That Dog Don't Hunt

Why the left keeps getting its ass kicked.

DJ Vadim and the Russian Percussion, with Misterbradleyp and Jugoe Grog Shop, 1765 Coventry Road, Cleveland Heights 9 p.m. Friday, April 4, $8, 216-321-5588.
In a stand-off between protestors and working stiffs, - the crowd chose the cops. - Walter  Novak
In a stand-off between protestors and working stiffs, the crowd chose the cops.

It's Friday afternoon in Public Square, and a young man with homemade orange hair takes the stage. He is surrounded by largely college-age protesters, most with welcoming smiles, some with scarves covering their faces, aping the latest in Gaza Strip dissident fashion.

Ringing the square are refugees from the nearby cubicle farms, kids headed to Tower City, a sprinkling of cops. Orange Hair has himself an audience. But he isn't looking to change minds. He's looking for a fight.

The cops have "turned downtown into a police state," he thunders into a bullhorn. "Are we gonna let these pigs shut us down?"

Never mind that the cops look mildly bored at best. ("I'd just like to go home and have dinner," sighs one, reflecting the sentiments of his colleagues.) Never mind that these are the very people protesters should cultivate -- people who still breed, who still send their sons and daughters to war, who struggle to put them through college on a working stiff's paycheck. They might be inclined to listen when someone says it's not good to get your kid smoked in a land far away. That it might be wiser to spend money on Kent State scholarships than on cruise missiles.

But Orange Hair doesn't understand working stiffs. He does understand that he needs an enemy. The cops are convenient. "We call on the media to report what the police are doing to us here!" he rails on.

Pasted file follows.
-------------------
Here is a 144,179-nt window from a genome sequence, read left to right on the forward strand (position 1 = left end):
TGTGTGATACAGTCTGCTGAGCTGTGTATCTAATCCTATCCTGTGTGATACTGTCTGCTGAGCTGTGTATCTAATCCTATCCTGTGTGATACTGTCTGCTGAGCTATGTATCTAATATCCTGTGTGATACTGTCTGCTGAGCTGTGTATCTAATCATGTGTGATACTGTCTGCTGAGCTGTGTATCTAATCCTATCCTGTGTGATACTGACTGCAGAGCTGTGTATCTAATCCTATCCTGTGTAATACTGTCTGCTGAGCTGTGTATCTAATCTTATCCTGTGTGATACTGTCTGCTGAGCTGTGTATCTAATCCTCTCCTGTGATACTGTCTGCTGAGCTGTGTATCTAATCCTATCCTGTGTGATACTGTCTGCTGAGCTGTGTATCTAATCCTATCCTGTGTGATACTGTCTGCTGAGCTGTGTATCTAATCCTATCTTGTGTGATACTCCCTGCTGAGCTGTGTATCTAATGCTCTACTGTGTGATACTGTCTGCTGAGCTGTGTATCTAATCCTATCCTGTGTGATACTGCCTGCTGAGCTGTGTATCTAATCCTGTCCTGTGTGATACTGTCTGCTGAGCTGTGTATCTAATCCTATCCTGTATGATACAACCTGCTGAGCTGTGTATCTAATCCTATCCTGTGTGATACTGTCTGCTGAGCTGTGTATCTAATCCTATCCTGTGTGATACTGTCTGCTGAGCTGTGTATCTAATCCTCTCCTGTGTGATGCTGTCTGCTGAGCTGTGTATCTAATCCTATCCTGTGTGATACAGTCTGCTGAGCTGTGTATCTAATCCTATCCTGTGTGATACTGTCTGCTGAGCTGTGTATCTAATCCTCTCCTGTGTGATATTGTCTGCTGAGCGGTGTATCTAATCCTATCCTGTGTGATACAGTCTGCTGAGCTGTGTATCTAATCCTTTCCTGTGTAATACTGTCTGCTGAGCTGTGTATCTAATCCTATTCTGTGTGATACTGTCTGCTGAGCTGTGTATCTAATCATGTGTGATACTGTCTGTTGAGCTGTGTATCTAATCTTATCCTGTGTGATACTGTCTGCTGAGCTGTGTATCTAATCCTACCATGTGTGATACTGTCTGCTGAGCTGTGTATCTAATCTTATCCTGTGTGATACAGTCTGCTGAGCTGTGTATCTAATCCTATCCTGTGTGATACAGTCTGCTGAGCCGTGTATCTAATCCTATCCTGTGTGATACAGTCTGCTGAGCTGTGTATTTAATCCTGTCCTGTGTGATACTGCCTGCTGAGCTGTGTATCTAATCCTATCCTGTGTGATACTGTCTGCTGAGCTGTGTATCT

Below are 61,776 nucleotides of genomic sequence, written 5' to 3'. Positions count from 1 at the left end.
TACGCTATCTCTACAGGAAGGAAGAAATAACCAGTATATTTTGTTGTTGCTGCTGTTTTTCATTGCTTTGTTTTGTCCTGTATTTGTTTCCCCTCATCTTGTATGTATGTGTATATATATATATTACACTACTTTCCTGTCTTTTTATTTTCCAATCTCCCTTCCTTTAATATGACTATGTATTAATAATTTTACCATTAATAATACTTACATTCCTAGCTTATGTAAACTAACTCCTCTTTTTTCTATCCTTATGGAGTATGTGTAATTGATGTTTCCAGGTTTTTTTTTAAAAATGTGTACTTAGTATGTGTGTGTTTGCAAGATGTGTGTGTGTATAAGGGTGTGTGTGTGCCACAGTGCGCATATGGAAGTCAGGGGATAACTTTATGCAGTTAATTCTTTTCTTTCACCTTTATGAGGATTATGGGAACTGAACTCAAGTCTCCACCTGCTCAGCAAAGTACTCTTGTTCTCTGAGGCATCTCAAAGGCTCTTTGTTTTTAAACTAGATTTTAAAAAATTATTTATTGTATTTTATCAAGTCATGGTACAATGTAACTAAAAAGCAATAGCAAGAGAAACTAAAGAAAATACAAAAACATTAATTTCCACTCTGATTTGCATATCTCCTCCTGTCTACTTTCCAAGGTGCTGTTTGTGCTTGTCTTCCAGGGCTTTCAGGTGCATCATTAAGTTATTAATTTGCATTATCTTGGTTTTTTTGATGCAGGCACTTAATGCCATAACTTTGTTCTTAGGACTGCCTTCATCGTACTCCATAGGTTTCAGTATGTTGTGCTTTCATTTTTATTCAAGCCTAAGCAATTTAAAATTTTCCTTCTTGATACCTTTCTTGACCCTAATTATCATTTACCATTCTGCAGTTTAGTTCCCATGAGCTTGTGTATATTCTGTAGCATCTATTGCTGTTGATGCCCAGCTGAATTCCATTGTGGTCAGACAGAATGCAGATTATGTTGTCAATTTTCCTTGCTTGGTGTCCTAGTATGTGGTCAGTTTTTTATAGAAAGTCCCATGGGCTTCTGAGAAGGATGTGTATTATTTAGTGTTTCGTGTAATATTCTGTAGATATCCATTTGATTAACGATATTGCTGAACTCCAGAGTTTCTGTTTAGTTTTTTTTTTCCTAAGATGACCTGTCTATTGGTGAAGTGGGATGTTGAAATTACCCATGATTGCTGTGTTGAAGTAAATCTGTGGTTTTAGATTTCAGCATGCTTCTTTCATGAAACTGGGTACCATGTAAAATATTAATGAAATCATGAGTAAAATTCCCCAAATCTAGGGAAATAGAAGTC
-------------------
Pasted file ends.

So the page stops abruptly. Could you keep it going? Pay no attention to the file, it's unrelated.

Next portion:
Media report: The cops are standing around, looking forward to supper.

It is, of course, the curse of young men to see themselves in romantic terms, their fights gallant, their oppressors mighty. It's so of young women too: One simply rages into the bullhorn. You can't tell what she's saying -- other than she enjoys the word "fucking" a lot. Yet most speakers are less afflicted, and make cases worth hearing out: "Why are little old ladies digging in the garbage for food when we're spending $1.5 million on a bomb?" asks one.

It doesn't matter. Orange Hair has already set the stage. The cubicle farmers and school kids watch with only vague interest, the same way people linger around the cleanup of a fender bender. The chance to nurture new partisans is lost.

These protesters are by no means representative of the left, or even the general realm of protesters. It's a sprawling movement, ranging from retirees to Hollywood starlets, professors to priests. But they do share one important trait: They couldn't win a crowd if they handed out $100 bills and free hotdogs.

It's not just a recent trend spurred by September 11 and the Iraq invasion, as liberals plead. This is a 20-year losing streak on everything from congressional elections to welfare reform to environmental protections to workers' rights. The only difference: It's now turned into a rout.